The US has successfully downed a dummy ballistic missile in a test of the sea-based element of its Ballistic Missile Defense (BMD) programme. The cruiser Lake Erie used a Standard Missile (SM)-3 to intercept the mock warhead fired from the US Pacific Missile Range Facility at Barking Sands, Kauai.
The SM-3 was guided by Lockheed Martin's Aegis Combat System, which can, according to the company, "detect, track, characterize and engage short- and medium-range ballistic missiles".
Aegis forms a vital part of the BMD, which will cost the US $10bn per year over the next five years. The Defense Department intends to deploy 30 SM-3 missiles on Aegis-equipped vessels by 2007, initially to counter the possible missile threat from North Korea, Reuters reports. The destroyer Curtis Wilbur last year became the first component of this anti-missile shield when it began to patrol the Sea of Japan.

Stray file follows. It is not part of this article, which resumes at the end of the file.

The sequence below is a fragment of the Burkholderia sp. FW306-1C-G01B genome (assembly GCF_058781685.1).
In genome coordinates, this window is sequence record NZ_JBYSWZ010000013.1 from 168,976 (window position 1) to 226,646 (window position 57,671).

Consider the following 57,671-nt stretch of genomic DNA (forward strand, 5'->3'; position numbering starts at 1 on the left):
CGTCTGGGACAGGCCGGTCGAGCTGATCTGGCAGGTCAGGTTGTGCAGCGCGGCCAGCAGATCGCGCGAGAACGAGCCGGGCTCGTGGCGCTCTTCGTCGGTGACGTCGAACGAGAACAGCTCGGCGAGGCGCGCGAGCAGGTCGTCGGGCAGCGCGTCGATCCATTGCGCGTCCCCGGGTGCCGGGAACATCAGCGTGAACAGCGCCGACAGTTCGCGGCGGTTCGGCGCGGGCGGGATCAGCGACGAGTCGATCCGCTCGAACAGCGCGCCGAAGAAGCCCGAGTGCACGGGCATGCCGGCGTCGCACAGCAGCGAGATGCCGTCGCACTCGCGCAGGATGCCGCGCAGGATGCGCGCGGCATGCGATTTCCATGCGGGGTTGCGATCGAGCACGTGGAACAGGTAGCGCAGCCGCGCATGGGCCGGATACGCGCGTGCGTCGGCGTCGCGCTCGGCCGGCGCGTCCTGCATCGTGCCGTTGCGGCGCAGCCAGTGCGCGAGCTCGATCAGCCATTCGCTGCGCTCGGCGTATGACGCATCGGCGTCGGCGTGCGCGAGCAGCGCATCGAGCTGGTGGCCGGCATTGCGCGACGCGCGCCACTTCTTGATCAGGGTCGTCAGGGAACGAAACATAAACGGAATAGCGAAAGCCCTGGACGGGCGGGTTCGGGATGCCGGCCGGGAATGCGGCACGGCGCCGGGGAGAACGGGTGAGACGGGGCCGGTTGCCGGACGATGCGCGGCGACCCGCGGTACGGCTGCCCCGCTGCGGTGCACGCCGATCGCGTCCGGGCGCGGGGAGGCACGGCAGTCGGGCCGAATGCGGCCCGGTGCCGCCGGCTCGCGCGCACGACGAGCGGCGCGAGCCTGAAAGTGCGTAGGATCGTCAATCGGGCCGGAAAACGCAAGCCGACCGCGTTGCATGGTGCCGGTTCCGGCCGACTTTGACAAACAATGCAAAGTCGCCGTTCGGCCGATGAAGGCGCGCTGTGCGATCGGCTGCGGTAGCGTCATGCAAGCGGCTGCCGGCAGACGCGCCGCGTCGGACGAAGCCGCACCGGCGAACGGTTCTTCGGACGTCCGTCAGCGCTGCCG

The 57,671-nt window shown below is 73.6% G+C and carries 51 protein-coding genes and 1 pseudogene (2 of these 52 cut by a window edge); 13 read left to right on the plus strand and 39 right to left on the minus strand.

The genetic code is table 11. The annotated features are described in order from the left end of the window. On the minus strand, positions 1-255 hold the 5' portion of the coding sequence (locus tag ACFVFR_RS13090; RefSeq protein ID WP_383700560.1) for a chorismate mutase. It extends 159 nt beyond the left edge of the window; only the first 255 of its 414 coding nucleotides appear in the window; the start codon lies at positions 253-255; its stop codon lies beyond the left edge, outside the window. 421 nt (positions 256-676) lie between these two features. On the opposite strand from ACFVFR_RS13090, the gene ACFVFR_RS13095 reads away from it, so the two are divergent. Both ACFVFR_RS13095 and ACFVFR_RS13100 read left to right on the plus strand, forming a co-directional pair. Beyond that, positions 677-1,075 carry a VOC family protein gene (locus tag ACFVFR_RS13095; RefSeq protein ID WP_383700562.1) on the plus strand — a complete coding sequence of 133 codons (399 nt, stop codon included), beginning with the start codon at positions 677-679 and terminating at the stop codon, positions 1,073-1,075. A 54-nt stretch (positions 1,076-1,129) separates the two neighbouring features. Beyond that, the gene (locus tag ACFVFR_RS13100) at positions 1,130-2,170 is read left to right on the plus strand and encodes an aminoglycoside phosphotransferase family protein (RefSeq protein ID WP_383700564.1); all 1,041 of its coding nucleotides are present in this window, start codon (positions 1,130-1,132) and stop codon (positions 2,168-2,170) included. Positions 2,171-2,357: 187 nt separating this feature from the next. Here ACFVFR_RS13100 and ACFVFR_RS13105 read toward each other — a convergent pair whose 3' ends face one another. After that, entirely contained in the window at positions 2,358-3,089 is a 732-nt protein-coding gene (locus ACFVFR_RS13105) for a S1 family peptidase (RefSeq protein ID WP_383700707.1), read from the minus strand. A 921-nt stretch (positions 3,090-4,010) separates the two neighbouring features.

Aegis is not, however, simply an anti-missile system. Lockheed Martin describes it as "the world's premier naval defense system" and notes that it "can simultaneously attack land targets, submarines, and surface ships while automatically implementing defenses to protect the fleet against aircraft and missiles.".
Aegis is currently operational on 68 US Navy vessels worldwide. Future customers include Australia, Japan, Norway, South Korea and Spain. You can find Lockheed Martin's full blurb on the Aegis Weapon System here.
Other Lockheed Martin projects include the F/A-22 Raptor, the troublesome Patriot missile and the UK's £623m air traffic control computer system, described by El Reg as "perhaps the ultimate hopeless government IT project". ®